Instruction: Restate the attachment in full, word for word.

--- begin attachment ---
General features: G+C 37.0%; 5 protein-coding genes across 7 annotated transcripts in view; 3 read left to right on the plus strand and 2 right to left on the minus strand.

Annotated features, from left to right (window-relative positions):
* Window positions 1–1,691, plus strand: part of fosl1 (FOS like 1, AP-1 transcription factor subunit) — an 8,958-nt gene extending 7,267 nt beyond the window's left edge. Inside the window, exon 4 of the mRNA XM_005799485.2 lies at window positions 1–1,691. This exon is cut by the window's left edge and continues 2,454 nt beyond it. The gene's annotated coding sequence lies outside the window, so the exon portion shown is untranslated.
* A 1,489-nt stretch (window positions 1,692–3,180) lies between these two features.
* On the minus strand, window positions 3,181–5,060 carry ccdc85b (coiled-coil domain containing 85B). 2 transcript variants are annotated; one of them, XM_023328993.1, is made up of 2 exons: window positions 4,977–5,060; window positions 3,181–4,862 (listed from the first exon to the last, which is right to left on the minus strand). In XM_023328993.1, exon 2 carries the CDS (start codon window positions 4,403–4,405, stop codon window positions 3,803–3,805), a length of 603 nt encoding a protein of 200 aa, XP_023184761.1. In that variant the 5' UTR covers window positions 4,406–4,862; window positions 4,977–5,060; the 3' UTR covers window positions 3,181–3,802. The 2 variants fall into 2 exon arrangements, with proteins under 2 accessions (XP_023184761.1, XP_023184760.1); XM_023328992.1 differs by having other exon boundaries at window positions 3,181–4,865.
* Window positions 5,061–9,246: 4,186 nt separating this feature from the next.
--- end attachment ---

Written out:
General features: G+C 37.0%; 5 protein-coding genes across 7 annotated transcripts in view; 3 read left to right on the plus strand and 2 right to left on the minus strand.

Annotated features, from left to right (window-relative positions):
* Window positions 1–1,691, plus strand: part of fosl1 (FOS like 1, AP-1 transcription factor subunit) — an 8,958-nt gene extending 7,267 nt beyond the window's left edge. Inside the window, exon 4 of the mRNA XM_005799485.2 lies at window positions 1–1,691. This exon is cut by the window's left edge and continues 2,454 nt beyond it. The gene's annotated coding sequence lies outside the window, so the exon portion shown is untranslated.
* A 1,489-nt stretch (window positions 1,692–3,180) lies between these two features.
* On the minus strand, window positions 3,181–5,060 carry ccdc85b (coiled-coil domain containing 85B). 2 transcript variants are annotated; one of them, XM_023328993.1, is made up of 2 exons: window positions 4,977–5,060; window positions 3,181–4,862 (listed from the first exon to the last, which is right to left on the minus strand). In XM_023328993.1, exon 2 carries the CDS (start codon window positions 4,403–4,405, stop codon window positions 3,803–3,805), a length of 603 nt encoding a protein of 200 aa, XP_023184761.1. In that variant the 5' UTR covers window positions 4,406–4,862; window positions 4,977–5,060; the 3' UTR covers window positions 3,181–3,802. The 2 variants fall into 2 exon arrangements, with proteins under 2 accessions (XP_023184761.1, XP_023184760.1); XM_023328992.1 differs by having other exon boundaries at window positions 3,181–4,865.
* Window positions 5,061–9,246: 4,186 nt separating this feature from the next.